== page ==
Bigbang theory: How K-Pop's top act earned $44 million in a year

Bigbang, the first Korean act to land on our Celeb 100, pulled in $44 million this year, offering a window into the campy K-Pop genre—and a blueprint for making money on music anywhere in the world

Published: Aug 3, 2016
Bigbang theory: How K-Pop's top act earned $44 million in a year


As record executive Joojong Joe weaved through the packed crowd at the 19,000-capacity Honda Center in Anaheim, California, there to see Korean boy band Bigbang, he spotted a young Russian woman crying. She couldn’t explain why. Confident that she wasn’t in any actual distress, he moved on.

“It’s like the Backstreet Boys back in the day,” Joe says with a shrug. “A lot of people cry.” Even, it turns out, a Russian obsessed with five androgynous Korean boys. Such is the reach of the hottest global pop genre, the campy Korean variant known as K-Pop.

The top act in its niche, Bigbang took home $44 million in pretax earnings over the past year, easily more than the $33.5 million collected by today’s highest-paid American all-male arena pop group, Maroon 5. Bigbang landed the No 54 spot on our Celebrity 100 list, even topping such artist-entrepreneurs as Dr Dre (No 63, $41 million) and Jimmy Buffett (No 66, $40.5 million), though that’s more attributable to the popularity of the group’s music than the depth of its members’ business savvy.

“We made more than Maroon 5?” says front man Kwon “G-Dragon” Jiyong, 27, through a translator. “Did not know that. My mom is in charge of my earnings.”

Fortunately the group’s finances are being guided by much more than a mommy manager. The real force behind Bigbang is former K-Pop idol Yang “YG” Hyun Suk and his namesake company—a $630 million publicly traded record label, talent agency and concert promoter with fingers in pies from fashion to marketing to film. The company and its founder are responsible for creating not only Bigbang but also, to a great extent, the modern K-Pop movement, which is in the midst of a transformation from regional staple to international craze.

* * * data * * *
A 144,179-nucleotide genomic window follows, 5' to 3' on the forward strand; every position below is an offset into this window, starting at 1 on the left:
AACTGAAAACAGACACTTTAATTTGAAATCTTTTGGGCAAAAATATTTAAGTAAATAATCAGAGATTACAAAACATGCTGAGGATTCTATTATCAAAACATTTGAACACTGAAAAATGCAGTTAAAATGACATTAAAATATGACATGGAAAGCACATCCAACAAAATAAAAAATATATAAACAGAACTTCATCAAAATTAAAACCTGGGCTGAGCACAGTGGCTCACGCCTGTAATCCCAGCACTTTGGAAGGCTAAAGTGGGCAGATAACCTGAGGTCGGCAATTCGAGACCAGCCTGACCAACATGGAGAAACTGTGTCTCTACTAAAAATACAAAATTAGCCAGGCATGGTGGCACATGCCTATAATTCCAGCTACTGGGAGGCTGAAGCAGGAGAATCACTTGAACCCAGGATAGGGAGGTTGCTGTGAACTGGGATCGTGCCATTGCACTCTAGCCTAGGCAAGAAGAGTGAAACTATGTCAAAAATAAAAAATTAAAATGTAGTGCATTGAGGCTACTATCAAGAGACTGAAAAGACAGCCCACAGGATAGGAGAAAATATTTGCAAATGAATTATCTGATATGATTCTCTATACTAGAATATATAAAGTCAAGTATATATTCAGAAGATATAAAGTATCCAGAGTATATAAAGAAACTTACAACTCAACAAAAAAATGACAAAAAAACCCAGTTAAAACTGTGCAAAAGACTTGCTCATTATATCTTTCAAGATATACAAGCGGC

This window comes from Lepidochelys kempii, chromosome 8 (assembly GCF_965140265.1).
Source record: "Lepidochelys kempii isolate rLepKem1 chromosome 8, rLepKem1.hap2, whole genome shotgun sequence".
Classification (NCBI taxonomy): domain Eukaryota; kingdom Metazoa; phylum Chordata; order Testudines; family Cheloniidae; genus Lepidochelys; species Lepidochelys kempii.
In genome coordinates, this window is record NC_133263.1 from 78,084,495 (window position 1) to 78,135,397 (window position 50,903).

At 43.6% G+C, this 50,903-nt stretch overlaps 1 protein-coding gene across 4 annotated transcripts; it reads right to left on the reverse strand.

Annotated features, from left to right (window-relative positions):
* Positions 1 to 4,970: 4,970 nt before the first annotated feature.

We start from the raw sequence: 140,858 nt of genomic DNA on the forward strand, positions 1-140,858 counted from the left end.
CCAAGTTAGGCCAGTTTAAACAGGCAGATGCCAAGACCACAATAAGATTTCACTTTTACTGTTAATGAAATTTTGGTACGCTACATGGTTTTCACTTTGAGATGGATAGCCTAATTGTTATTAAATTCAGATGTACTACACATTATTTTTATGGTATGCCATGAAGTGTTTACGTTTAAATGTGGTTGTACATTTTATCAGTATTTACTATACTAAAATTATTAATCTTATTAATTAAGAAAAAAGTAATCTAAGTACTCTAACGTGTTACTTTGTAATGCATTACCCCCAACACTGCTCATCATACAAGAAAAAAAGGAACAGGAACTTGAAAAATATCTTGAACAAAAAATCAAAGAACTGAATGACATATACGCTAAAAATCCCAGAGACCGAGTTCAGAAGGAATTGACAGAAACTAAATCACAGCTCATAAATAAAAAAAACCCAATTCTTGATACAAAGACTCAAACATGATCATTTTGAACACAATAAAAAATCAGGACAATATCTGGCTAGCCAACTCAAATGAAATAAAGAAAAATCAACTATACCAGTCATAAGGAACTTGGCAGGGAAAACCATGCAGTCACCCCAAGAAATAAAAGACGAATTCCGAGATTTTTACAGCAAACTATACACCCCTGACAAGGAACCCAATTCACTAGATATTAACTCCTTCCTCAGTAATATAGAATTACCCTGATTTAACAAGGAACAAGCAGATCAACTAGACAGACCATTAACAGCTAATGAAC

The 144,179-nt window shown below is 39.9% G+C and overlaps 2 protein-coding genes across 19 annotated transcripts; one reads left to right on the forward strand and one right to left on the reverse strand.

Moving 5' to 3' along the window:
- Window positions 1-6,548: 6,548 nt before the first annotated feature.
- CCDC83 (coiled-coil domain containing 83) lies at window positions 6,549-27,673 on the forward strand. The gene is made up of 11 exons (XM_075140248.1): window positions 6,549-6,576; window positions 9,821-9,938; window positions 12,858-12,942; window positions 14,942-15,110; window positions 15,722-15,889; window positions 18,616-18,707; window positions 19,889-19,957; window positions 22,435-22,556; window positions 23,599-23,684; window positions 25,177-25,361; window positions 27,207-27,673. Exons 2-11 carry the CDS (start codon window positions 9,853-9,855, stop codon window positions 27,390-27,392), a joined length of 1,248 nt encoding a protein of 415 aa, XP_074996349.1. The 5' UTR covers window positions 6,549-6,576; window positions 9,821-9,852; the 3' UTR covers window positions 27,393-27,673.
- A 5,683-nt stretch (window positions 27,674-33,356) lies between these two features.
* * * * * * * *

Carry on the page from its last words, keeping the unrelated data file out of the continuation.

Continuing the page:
Within YG’s roster, examples abound. Girl group 2NE1 sells out arenas around the world and even did an Adidas commercial with Nicki Minaj, while the video for ‘Gangnam Style’, from pop-rapper Psy, holds the all-time YouTube record, with 2.6 billion views since its 2012 debut. That sort of virality wasn’t possible a decade ago, when K-Pop was available beyond Asia mostly via illegal download or at specialty record stores.

“In the past there were limitations to distributing and accessing music,” says Yang, whose company is on pace to do a quarter-billion dollars in revenue this year. “Now in the digital age, those geographical boundaries are insignificant.”

If the rise of K-Pop seems a relatively recent phenomenon, that’s because it is. American influence came to the peninsula in earnest during the 1950s with the Korean War and its aftermath, as troops staying in the area exposed locals to Western pop and rock ’n’ roll. But it wasn’t until the 1990s that those influences combined with European electronic music, American hip-hop and existing traditional Asian genres, coalescing into the beginnings of modern K-Pop.

Yang grew up in this milieu, spending his high school days emulating the music of Soul Train and practising the dance moves of Michael Jackson. In 1992, singer Seo Taiji came to Yang to learn how to dance; they teamed up with a third member to create Seo Taiji and Boys, which married hip-hop and catchy melodies. Their first hit, ‘Nan Arayo (I Know),’ made Rolling Stone’s list of the best boy band songs of all time.